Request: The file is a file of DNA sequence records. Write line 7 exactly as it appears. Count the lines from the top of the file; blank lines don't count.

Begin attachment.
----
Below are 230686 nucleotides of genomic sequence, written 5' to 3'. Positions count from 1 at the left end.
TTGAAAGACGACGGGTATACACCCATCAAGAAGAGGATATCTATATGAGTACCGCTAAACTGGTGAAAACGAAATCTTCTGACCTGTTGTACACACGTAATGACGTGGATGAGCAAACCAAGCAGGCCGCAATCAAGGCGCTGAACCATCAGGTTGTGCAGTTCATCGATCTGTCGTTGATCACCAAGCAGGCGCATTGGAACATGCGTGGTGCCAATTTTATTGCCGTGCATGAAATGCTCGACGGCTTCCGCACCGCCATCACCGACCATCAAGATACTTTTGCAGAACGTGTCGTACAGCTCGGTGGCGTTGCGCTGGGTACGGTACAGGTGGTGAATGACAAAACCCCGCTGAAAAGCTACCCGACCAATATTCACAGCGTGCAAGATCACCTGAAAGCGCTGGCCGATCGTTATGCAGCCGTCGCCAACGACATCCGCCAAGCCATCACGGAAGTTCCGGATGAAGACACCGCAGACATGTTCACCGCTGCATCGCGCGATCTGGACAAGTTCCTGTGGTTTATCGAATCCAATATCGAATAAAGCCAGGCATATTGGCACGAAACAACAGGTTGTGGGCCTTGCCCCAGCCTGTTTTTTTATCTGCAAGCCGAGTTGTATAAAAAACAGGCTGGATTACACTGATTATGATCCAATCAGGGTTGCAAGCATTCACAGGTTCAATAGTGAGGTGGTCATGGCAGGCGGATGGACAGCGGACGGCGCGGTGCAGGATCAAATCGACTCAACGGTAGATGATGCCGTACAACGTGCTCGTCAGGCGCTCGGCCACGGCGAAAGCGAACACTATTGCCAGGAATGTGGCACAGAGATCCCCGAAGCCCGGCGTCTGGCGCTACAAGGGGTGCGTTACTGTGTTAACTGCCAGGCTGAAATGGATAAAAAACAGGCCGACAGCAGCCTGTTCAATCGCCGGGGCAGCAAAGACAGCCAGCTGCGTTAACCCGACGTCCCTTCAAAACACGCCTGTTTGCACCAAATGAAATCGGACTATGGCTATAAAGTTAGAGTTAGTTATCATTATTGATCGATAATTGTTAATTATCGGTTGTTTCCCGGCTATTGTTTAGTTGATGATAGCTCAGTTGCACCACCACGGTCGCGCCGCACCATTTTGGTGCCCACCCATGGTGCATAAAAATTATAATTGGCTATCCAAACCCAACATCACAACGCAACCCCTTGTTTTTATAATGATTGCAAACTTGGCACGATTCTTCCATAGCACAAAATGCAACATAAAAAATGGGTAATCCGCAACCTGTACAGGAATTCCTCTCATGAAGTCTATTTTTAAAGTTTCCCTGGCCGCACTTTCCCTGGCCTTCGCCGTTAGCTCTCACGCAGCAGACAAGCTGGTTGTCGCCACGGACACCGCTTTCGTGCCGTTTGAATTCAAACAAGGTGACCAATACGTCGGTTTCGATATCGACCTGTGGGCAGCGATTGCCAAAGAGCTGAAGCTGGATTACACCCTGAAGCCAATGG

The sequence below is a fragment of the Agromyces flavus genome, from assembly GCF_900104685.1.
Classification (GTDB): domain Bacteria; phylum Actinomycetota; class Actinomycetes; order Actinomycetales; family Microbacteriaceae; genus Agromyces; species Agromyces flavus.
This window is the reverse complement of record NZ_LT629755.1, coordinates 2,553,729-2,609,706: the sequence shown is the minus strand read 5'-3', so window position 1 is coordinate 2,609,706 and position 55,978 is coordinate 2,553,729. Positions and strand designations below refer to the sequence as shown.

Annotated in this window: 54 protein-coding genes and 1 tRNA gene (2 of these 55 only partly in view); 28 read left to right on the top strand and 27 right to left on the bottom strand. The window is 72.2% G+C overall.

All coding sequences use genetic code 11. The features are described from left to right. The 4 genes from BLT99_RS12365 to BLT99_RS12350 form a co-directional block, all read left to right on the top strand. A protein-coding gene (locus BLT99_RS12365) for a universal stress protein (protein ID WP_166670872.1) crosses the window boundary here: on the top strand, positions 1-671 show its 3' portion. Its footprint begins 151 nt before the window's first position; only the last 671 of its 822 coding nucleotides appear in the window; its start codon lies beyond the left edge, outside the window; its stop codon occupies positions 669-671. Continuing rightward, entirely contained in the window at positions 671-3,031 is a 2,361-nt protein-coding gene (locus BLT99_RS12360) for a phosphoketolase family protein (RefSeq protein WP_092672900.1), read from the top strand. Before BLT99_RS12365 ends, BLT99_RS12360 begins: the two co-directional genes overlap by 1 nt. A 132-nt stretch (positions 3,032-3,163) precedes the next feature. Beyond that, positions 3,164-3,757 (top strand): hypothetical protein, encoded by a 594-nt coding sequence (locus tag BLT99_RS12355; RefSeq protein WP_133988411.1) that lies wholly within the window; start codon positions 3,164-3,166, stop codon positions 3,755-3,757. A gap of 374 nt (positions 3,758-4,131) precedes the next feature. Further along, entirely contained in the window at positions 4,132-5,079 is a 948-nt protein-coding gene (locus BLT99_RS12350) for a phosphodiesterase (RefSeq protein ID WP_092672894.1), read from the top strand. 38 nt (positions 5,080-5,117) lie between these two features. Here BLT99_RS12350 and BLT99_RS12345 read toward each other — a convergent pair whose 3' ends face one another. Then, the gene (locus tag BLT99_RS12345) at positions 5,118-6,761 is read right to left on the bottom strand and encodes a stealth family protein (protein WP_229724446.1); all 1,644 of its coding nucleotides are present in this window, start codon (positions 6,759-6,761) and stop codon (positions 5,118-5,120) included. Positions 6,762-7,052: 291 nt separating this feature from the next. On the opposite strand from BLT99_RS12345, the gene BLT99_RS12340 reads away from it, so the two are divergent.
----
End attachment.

All coding sequences use genetic code 11. The features are described from left to right. The 4 genes from BLT99_RS12365 to BLT99_RS12350 form a co-directional block, all read left to right on the top strand. A protein-coding gene (locus BLT99_RS12365) for a universal stress protein (protein ID WP_166670872.1) crosses the window boundary here: on the top strand, positions 1-671 show its 3' portion. Its footprint begins 151 nt before the window's first position; only the last 671 of its 822 coding nucleotides appear in the window; its start codon lies beyond the left edge, outside the window; its stop codon occupies positions 669-671. Continuing rightward, entirely contained in the window at positions 671-3,031 is a 2,361-nt protein-coding gene (locus BLT99_RS12360) for a phosphoketolase family protein (RefSeq protein WP_092672900.1), read from the top strand. Before BLT99_RS12365 ends, BLT99_RS12360 begins: the two co-directional genes overlap by 1 nt. A 132-nt stretch (positions 3,032-3,163) precedes the next feature. Beyond that, positions 3,164-3,757 (top strand): hypothetical protein, encoded by a 594-nt coding sequence (locus tag BLT99_RS12355; RefSeq protein WP_133988411.1) that lies wholly within the window; start codon positions 3,164-3,166, stop codon positions 3,755-3,757. A gap of 374 nt (positions 3,758-4,131) precedes the next feature. Further along, entirely contained in the window at positions 4,132-5,079 is a 948-nt protein-coding gene (locus BLT99_RS12350) for a phosphodiesterase (RefSeq protein ID WP_092672894.1), read from the top strand. 38 nt (positions 5,080-5,117) lie between these two features. Here BLT99_RS12350 and BLT99_RS12345 read toward each other — a convergent pair whose 3' ends face one another. Then, the gene (locus tag BLT99_RS12345) at positions 5,118-6,761 is read right to left on the bottom strand and encodes a stealth family protein (protein WP_229724446.1); all 1,644 of its coding nucleotides are present in this window, start codon (positions 6,759-6,761) and stop codon (positions 5,118-5,120) included. Positions 6,762-7,052: 291 nt separating this feature from the next. On the opposite strand from BLT99_RS12345, the gene BLT99_RS12340 reads away from it, so the two are divergent.